There are many online word processors to choose from these days. Google Docs is one of the most popular amongst all kinds of writers – but is it the best? Here’s our opinion.
Google Docs is an excellent word processing platform with a vast number of tools that can help writers of all kinds get their work completed in the fastest and most efficient manner possible.
Accessible via Google Drive – an online workstation that offers cloud-based storage as well as office-like tools similar to Microsoft’s Word, Spreadsheets and Powerpoint – Google Docs has is often praised for its ease of use as well as its collaborative capabilities.
There are, of course, many different word-processors and writing tools out there, and, in addition, there are many types of writers (is this a pun?) that will certainly have different preferences based on how long their documents will be and the other various tools they need handy to achieve particular tasks.
So, overall, do we think writers should be using Google Docs? And what other options are available to those that either don’t like it or are in more specific fields that are better catered to by alternatives to Google Docs?
Should Writers Use Google Docs?
As a whole, we firmly believe Google Docs and its accompanying cloud storage and work tools is a perfectly good workspace option for all kinds of writers, from content writers to novelists.
It is certainly a matter of preference, though, so if you’re already comfortable using one of many alternatives, there’s no real reason to make a complete switch-up to Google Docs.
Most bloggers, article writers and authors, particularly first-timers who may not want to try new tools just yet, will find Google Docs to be a practical alternative to most of the competitors. Simply open one of your Google account’s cloud-saved files or create a new document in a matter of seconds. The simplicity of the application is its most appealing feature. It features a built-in word counter, frequently backs up and saves your data, and it’s completely free.
You can simply browse your document by using Google Doc’s built-in Headings and Title functionalities. Heading1 or H1 formatting for the title of your book, section titles H2 formatting, chapter titles H3 formatting, scene titles H4 formatting etc.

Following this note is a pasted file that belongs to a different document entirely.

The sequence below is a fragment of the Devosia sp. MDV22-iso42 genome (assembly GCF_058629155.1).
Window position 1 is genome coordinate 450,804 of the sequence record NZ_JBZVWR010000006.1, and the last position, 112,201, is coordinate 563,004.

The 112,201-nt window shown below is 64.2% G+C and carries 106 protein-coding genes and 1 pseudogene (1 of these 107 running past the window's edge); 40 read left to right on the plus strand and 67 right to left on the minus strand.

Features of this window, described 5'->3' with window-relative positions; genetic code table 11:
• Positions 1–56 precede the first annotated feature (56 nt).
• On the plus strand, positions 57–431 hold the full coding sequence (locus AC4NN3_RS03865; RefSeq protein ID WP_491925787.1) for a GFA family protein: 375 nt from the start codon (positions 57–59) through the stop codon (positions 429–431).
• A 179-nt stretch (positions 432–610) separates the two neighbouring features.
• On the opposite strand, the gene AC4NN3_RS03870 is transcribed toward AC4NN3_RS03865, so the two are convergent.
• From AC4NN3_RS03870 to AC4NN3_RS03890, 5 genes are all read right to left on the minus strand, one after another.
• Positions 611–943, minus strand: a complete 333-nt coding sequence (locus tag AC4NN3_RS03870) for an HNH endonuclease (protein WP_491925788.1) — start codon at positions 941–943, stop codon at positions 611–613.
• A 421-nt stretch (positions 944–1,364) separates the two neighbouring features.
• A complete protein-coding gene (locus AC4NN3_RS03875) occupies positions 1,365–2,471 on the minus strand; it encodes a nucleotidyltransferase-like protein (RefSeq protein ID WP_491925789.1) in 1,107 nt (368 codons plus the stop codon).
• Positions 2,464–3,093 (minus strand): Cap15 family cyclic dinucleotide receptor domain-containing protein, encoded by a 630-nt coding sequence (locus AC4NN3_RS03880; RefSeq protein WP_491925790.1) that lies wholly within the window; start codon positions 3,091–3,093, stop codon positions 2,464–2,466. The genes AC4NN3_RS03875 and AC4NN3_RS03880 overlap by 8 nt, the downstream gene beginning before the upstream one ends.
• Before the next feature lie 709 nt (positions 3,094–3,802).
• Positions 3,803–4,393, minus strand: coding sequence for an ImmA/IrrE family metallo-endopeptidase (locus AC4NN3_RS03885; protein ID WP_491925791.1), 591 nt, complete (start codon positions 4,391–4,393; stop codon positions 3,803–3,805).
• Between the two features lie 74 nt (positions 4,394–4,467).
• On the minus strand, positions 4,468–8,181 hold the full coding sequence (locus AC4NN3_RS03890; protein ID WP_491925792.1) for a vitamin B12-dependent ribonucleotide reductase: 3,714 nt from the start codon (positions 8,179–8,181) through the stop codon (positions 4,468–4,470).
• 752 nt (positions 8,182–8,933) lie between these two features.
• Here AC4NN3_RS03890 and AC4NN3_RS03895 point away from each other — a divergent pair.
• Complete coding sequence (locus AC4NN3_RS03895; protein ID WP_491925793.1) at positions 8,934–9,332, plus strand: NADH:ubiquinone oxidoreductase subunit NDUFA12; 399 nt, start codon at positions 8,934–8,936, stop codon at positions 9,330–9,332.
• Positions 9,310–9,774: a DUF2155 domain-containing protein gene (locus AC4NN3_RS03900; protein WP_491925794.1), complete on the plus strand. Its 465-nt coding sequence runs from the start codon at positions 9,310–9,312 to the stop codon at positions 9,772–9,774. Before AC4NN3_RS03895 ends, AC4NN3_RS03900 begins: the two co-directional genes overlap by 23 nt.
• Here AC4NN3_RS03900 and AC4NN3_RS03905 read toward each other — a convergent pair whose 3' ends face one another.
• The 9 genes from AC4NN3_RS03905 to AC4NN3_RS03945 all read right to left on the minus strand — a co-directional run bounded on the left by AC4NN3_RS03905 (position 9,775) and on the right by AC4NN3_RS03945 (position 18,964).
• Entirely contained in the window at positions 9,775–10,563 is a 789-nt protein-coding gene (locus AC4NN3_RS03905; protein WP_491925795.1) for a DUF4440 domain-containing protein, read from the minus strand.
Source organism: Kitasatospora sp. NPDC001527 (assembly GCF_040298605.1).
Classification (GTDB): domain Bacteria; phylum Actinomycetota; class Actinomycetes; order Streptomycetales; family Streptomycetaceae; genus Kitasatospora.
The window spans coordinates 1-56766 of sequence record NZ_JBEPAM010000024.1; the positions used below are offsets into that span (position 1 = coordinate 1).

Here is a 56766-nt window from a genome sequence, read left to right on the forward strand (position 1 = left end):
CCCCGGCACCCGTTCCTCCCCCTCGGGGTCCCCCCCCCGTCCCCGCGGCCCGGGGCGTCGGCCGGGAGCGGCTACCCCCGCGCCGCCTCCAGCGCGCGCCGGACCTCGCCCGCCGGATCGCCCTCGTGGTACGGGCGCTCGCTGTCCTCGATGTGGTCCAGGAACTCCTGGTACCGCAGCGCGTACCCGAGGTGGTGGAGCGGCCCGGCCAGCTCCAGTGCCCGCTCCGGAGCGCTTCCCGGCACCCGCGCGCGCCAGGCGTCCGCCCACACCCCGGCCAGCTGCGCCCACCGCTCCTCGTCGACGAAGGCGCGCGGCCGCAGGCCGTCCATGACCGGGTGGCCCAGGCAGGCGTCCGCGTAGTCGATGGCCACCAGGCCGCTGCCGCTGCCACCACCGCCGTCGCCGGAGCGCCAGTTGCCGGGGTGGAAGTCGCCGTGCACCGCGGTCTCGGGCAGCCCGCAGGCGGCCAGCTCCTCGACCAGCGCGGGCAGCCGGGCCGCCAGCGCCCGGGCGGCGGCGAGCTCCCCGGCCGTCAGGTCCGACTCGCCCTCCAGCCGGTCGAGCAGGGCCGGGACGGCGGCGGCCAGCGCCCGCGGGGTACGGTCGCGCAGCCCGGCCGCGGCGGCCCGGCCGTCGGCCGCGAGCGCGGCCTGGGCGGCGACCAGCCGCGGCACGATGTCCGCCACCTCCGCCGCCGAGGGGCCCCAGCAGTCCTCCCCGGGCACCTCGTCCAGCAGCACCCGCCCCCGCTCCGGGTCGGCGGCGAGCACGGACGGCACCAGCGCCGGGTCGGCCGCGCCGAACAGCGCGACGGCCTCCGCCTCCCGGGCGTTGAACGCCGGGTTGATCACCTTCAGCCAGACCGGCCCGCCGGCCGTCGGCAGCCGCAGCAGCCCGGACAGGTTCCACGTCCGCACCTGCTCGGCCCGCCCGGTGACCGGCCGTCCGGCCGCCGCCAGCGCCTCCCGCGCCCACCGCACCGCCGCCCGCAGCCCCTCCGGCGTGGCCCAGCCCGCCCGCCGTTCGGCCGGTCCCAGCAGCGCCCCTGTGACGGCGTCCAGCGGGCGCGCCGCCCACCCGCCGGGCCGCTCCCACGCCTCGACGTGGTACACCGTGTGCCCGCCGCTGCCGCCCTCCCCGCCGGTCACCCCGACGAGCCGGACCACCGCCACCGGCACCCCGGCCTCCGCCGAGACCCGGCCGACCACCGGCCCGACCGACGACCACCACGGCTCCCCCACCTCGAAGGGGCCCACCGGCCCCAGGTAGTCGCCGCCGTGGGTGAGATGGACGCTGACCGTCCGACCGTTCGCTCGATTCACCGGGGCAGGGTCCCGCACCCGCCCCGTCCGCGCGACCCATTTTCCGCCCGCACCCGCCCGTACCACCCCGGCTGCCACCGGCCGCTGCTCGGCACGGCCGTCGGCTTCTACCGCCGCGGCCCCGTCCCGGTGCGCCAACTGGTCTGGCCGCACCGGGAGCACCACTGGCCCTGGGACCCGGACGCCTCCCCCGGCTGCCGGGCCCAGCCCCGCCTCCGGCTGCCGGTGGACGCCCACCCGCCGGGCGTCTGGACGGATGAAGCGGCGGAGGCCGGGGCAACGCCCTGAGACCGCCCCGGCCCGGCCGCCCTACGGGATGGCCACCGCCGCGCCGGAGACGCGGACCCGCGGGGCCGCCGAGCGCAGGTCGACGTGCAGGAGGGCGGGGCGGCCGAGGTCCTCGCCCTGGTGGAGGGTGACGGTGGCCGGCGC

Navigating to a certain section will be simple if your subdivisions are properly formatted. All of your document’s parts, chapters, and scenes will be properly organized and accessible from the left pane within your document.
Finally, if you’re collaborating with other writers, the process couldn’t possibly be made any more seamless than it is by Google Docs. Authors can access documents at the same time, see each other’s work as it’s conducted and even leave comments and suggestions.
As a word processor, Google Docs is a fantastic option. It offers everything you need to create articles or novels, and it connects with other Google features to make the process easier.
Alternatives To Google Docs
While we do recommend Google Docs to all kinds of writers, there are others available that may better suit your preferences. Alongside the likes of Microsoft Word and your standard built-in notepads, there are some word processors you may not have heard of. Here are a few decent ones you could try out:
Zoho Writer is a programme that enables users to view their works from anywhere using their mobile devices. Similarly to Microsoft Office and Google Drive, it is part of the Zoho Docs family of office tools.
It enables real-time creative editing and enables teams to collaborate on the creation of these files. Zoho Writer may be tailored to match the demands of every company, regardless of its size.
It’s user-friendly enough for freelancers who undertake professional document processing and want to share their work with fellow collaborators as well as clients.
When familiarising themselves with it, users will not have a high learning curve. Thanks to strong connections that make the product even easier to use, manual data entry may be completely eliminated.
Scrivener is one of the finest writing applications because it was designed to provide authors with the tools they need to draught ideas, produce words, edit, organise, and publish their work.
It’s affordable, and the fact that you can install it on several computers adds value since the programme allows you to work on your writing from any computer or iOS device.
The software is jam-packed with features that will take you a long time to discover. However, the software is set up in such a manner that you may jump right in if you’d rather stick to the fundamentals and begin writing.
Dabble is clearly geared toward being user-friendly. It does away with many of the frills that other software tries to cram down your throat, making it simple to use and master.
While there aren’t a lot of flashy features to keep you entertained but Dabble makes up for it with simplified adaptability, organisation, and distraction-free workspaces.
Dabble is an application that may make your writing process a lot more pleasurable and productive, whether you are a newbie short-story writer or a professionally published book author.
If you have trouble keeping your creative ideas organised, Dabble is well worth trying.
Apple users who are confronted with the dread of a blank canvas may find some solace in the fact that their writing programme of choice is Ulysses, which allows authors to concentrate on their work by removing visual distractions while simultaneously providing plenty of functionality.
From small article writers to novelists, everyone seems to find Ulysses a natural fit, although it might not be the best choice if you want a lot of guidance. It will not guide you through your process in the same manner that some other writing tools like Scrivener does.